Timing and mode options are held in the PICs EEPROM.  These values can be set when the PIC is programmed.  If you have access to a PICkit2 programmer the values can also be re-configured by the end user.  PICs supplied in the kit will have default timings set.  If you want customized timings you can provide us with a list of time values for each parameter shown in the timing data and we will pre-program them into the PIC supplied with the kit.

Modes and Timing and abort-function details

Display modes

The outputs can operate in either bar or dot mode.

Timing DataThe timing diagram  shows all the parameters that can be configured.  These can be set from 0 to 25.5 seconds in 100mS intervalsDefault timings and mode supplied in the kit. 

 0    ; light mode value, 00 bar, >00 dot
0    ; pre-light hold time value x 100mS [TP]
10   ; light 1 on time value x 100mS [TL1]
10   ; light 2 on time value x 100mS [TL2]
10   ; light 3 on time value x 100mS [TL3]
10   ; light 4 on time value x 100mS [TL4]
10   ; light 5 on time value x 100mS [TL5]
40   ; end hold delay value x 100mS (or maximum random time) [TH]
0    ; end mode value. 0 for random end delay, >00 for fixed end delay
5    ; start gate output time value x 100mS [TSTC]
41   ; b’00010101′  abort hold light state.
1    ; 0 – abort feature not enabled
; 1 – abort funtion enabled

This gives 5 lights illuminating in bar mode at 1 second intervals with a 0-4 second random delay at the end.  Start gate output is active for 0.5S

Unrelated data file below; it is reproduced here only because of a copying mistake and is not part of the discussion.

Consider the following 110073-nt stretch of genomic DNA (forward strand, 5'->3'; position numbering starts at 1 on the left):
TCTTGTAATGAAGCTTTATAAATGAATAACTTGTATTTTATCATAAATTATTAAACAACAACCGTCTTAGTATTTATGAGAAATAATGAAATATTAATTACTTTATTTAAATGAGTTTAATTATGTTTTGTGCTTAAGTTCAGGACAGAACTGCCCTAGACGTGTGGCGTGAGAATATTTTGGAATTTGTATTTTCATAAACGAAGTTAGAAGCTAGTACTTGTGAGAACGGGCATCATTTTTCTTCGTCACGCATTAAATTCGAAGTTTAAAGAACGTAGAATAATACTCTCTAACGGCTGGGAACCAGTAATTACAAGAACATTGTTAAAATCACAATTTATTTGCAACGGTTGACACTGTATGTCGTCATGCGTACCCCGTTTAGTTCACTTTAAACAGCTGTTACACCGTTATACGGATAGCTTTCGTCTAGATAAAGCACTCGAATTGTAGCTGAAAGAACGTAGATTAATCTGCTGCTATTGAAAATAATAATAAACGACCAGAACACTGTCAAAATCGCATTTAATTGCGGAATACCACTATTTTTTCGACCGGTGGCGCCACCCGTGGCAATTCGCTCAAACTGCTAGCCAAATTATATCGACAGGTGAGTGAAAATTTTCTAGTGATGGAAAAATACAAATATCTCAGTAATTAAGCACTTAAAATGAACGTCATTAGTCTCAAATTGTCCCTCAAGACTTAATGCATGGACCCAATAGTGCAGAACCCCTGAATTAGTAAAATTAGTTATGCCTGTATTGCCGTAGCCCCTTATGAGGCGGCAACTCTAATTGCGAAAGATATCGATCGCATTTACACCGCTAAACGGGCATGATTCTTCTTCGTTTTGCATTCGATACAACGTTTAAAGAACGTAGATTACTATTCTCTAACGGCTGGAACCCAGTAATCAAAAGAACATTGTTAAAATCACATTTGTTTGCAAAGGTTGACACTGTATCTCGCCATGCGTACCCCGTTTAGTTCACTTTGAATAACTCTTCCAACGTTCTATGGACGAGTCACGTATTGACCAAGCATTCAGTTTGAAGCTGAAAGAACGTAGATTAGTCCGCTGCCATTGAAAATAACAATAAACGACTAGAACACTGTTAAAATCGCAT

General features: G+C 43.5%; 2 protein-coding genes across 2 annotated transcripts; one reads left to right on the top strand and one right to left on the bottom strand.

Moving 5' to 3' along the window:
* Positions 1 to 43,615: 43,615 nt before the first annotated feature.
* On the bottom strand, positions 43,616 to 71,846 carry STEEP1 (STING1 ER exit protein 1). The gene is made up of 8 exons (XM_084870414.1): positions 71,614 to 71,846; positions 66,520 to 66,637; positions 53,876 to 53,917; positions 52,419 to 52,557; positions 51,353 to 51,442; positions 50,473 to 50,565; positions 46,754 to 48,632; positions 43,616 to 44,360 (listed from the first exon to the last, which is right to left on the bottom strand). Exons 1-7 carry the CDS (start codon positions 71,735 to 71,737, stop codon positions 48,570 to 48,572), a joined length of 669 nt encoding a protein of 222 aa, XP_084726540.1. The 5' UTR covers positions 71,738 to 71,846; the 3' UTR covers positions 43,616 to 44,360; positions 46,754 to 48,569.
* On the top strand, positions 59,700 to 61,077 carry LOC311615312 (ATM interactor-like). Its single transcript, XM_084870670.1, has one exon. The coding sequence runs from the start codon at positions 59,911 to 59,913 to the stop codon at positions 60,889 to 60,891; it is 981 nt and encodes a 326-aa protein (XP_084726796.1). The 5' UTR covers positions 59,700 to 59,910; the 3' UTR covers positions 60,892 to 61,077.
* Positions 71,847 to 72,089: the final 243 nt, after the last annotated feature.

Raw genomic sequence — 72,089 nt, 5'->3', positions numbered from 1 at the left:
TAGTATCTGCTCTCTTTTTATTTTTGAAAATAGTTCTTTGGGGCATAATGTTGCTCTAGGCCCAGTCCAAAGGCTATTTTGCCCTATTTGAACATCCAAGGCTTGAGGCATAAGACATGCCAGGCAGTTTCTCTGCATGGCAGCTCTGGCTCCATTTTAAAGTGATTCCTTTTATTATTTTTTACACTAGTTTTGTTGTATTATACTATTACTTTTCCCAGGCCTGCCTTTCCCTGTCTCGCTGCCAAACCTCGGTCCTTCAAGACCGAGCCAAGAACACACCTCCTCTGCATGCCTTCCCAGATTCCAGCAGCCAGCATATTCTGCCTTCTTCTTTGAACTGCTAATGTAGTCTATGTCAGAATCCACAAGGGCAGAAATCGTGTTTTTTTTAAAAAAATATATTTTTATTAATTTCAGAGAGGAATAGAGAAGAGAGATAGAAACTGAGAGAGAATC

Abort function is enabled and displays ‘0-0-0’ pattern on light outputs

For step-by-step guide to editing and reprogramming the EEPROM timing data see here

Circuit description

The circuit described on this page is designed around Kingbright’s 52mm LED cluster module which comprises 50 red LEDs in a waterproof housing with a brightness in excess of 16000mcd.  In the original version of this project each LED cluster was directly driven and all those LED’s required a hefty current with the ten LED cluster version requiring a power supply capable of delivering over 2amps at 12V DC.

The input power to the board can be fed from either the DC Jack or 2-way screw terminal block.  These connectors are wired in parallel to give a choice of connection.  The positive supply is fed to the rest of the board via D1 which provides protection against a reversed power connection to the board.  D1 is a Schottky diode and is used in preference to a standard diode because of its a low forward voltage drop of around 0.25 volts.  A 78L05 voltage regulator provides the 5 volt supply for the PIC and a ULN2003A interfaces the PIC outputs to the LED modules.  LED1 is connected across the output of the 78L05 to provide a power-on indication.

For more detail: F1 Gantry Race Start Lights using PIC16F684

About The Author

Ibrar Ayyub

I am an experienced technical writer holding a Master's degree in computer science from BZU Multan, Pakistan University. With a background spanning various industries, particularly in home automation and engineering, I have honed my skills in crafting clear and concise content. Proficient in leveraging infographics and diagrams, I strive to simplify complex concepts for readers. My strength lies in thorough research and presenting information in a structured and logical format.